But this post is not about the R3 itself, but rather a simple little piece of aluminum that prevents my $2,000+ frame from turning into junk in a blink of an eye. Yes, folks, I am talking about a chain catcher. This $40 widget attaches to your front derailleur (some models even attach to the bike frame), weighs a few nanograms (ok, 10g to be exact), and prevents your chain from dropping off the smaller chain ring.

Basically, this 10g of minuscule weight could have netted Andy Schleck the 2010 Tour de France (for those who have been living under a rock, refer to the famous chaingate incident).

For us non-pros (amateur racers, weekend warriors, recreational cyclists, etc.) who have saved up for months to buy our dream carbon bike, this simple device is a godsend. There is only one thing worse than having your chain drop in the middle of a hard climb making you lose all momentum and sight of your group, and that is having your chain drop, get stuck in your frame, ruin your paint job, and potentially gnaw off the bottom bracket area.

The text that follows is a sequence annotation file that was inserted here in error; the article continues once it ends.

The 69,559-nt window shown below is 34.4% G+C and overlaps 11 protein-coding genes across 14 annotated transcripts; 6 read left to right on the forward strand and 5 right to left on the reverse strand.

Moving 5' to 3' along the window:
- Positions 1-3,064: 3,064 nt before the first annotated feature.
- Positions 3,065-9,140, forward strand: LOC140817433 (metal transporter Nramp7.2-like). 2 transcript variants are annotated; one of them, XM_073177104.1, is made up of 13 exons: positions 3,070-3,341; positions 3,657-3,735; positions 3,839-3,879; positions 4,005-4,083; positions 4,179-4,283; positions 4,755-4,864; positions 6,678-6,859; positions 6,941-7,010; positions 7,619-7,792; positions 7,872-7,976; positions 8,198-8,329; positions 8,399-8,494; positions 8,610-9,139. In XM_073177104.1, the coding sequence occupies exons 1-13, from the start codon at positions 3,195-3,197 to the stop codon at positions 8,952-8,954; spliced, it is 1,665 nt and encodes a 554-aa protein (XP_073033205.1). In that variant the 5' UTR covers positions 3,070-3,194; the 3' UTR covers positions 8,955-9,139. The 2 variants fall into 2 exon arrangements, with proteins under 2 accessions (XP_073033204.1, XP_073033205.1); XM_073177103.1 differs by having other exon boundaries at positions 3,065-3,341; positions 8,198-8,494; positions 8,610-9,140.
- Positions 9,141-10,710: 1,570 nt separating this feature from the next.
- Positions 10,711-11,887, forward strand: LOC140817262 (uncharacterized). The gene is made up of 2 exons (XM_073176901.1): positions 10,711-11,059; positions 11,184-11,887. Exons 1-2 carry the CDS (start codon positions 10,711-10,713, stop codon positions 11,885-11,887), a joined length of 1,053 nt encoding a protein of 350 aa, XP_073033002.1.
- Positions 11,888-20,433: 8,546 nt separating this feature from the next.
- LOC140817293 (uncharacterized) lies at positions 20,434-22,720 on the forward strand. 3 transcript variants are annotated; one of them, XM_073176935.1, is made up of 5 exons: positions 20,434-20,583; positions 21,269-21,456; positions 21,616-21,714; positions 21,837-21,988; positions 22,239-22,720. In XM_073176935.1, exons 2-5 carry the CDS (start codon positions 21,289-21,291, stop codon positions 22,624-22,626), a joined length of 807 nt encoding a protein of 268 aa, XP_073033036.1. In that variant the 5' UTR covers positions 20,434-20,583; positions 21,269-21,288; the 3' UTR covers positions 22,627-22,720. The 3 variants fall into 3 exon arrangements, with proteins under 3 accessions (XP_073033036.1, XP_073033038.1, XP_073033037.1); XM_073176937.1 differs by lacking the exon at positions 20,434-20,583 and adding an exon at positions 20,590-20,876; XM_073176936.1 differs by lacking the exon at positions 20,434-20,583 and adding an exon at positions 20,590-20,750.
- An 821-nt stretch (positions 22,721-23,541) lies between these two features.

Granted the chance of irreparable frame damage is small, but knowing that your chain will not drop no matter how crossed your gears are when you shift is priceless. Ever since I installed this widget, I feel more confident and secure on the bike and don't have to rapidly move up gears before down-shifting on the chain-ring.

For all these reasons, the chain catcher gets my vote for being the best thing since sliced bread. Here is what it looks like on my bike.

Notice how you have to focus hard to even find it!